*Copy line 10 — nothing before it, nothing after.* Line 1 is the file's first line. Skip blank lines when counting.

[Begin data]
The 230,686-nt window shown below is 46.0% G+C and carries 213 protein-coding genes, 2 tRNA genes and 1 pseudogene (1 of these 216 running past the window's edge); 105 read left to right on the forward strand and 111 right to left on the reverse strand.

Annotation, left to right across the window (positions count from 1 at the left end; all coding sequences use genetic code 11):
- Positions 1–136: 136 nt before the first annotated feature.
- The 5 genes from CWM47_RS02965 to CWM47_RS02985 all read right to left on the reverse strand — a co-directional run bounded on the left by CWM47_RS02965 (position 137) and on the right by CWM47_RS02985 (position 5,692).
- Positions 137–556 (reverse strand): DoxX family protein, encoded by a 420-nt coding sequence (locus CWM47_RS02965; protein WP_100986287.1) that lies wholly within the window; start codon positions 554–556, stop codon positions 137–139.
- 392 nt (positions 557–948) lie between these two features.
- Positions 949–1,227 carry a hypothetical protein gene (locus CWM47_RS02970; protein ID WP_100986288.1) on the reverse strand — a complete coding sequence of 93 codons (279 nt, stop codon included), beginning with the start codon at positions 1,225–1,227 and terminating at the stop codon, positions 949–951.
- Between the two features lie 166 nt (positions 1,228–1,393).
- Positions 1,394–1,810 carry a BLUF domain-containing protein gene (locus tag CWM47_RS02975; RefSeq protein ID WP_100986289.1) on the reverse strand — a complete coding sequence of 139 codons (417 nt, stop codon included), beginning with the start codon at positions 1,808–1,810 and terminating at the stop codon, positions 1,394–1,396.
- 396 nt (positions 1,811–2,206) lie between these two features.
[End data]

- 396 nt (positions 1,811–2,206) lie between these two features.